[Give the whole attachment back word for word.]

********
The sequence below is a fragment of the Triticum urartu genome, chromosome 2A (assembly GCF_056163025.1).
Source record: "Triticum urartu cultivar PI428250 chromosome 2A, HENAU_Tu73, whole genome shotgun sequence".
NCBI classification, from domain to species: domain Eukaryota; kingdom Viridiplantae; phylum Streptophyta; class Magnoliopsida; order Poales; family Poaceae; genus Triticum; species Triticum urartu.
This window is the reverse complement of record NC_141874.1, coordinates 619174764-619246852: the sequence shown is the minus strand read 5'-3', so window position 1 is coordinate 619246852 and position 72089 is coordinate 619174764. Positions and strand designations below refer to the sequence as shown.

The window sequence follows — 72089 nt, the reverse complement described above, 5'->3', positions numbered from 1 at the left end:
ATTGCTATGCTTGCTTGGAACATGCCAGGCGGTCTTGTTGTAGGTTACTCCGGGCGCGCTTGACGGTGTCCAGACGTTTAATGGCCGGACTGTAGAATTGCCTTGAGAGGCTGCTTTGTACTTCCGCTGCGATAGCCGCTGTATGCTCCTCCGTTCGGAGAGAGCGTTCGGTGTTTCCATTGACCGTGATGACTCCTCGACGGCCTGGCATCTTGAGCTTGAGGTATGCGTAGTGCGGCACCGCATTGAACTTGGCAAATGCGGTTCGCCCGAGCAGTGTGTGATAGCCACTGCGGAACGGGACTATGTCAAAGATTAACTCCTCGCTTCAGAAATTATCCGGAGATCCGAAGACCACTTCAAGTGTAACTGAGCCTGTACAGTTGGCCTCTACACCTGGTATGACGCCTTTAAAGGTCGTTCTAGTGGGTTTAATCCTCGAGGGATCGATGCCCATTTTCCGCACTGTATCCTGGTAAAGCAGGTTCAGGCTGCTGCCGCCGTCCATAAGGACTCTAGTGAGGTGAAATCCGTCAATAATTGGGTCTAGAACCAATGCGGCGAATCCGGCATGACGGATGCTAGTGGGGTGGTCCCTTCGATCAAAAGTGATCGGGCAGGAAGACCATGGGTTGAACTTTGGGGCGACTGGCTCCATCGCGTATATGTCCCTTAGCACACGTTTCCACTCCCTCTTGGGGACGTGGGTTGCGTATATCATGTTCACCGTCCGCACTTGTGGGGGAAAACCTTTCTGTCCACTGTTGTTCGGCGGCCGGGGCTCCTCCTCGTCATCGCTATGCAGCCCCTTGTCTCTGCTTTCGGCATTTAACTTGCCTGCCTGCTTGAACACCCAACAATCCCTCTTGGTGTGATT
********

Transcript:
The sequence below is a fragment of the Triticum urartu genome, chromosome 2A (assembly GCF_056163025.1).
Source record: "Triticum urartu cultivar PI428250 chromosome 2A, HENAU_Tu73, whole genome shotgun sequence".
NCBI classification, from domain to species: domain Eukaryota; kingdom Viridiplantae; phylum Streptophyta; class Magnoliopsida; order Poales; family Poaceae; genus Triticum; species Triticum urartu.
This window is the reverse complement of record NC_141874.1, coordinates 619174764-619246852: the sequence shown is the minus strand read 5'-3', so window position 1 is coordinate 619246852 and position 72089 is coordinate 619174764. Positions and strand designations below refer to the sequence as shown.

The window sequence follows — 72089 nt, the reverse complement described above, 5'->3', positions numbered from 1 at the left end:
ATTGCTATGCTTGCTTGGAACATGCCAGGCGGTCTTGTTGTAGGTTACTCCGGGCGCGCTTGACGGTGTCCAGACGTTTAATGGCCGGACTGTAGAATTGCCTTGAGAGGCTGCTTTGTACTTCCGCTGCGATAGCCGCTGTATGCTCCTCCGTTCGGAGAGAGCGTTCGGTGTTTCCATTGACCGTGATGACTCCTCGACGGCCTGGCATCTTGAGCTTGAGGTATGCGTAGTGCGGCACCGCATTGAACTTGGCAAATGCGGTTCGCCCGAGCAGTGTGTGATAGCCACTGCGGAACGGGACTATGTCAAAGATTAACTCCTCGCTTCAGAAATTATCCGGAGATCCGAAGACCACTTCAAGTGTAACTGAGCCTGTACAGTTGGCCTCTACACCTGGTATGACGCCTTTAAAGGTCGTTCTAGTGGGTTTAATCCTCGAGGGATCGATGCCCATTTTCCGCACTGTATCCTGGTAAAGCAGGTTCAGGCTGCTGCCGCCGTCCATAAGGACTCTAGTGAGGTGAAATCCGTCAATAATTGGGTCTAGAACCAATGCGGCGAATCCGGCATGACGGATGCTAGTGGGGTGGTCCCTTCGATCAAAAGTGATCGGGCAGGAAGACCATGGGTTGAACTTTGGGGCGACTGGCTCCATCGCGTATATGTCCCTTAGCACACGTTTCCACTCCCTCTTGGGGACGTGGGTTGCGTATATCATGTTCACCGTCCGCACTTGTGGGGGAAAACCTTTCTGTCCACTGTTGTTCGGCGGCCGGGGCTCCTCCTCGTCATCGCTATGCAGCCCCTTGTCTCTGCTTTCGGCATTTAACTTGCCTGCCTGCTTGAACACCCAACAATCCCTCTTGGTGTGATT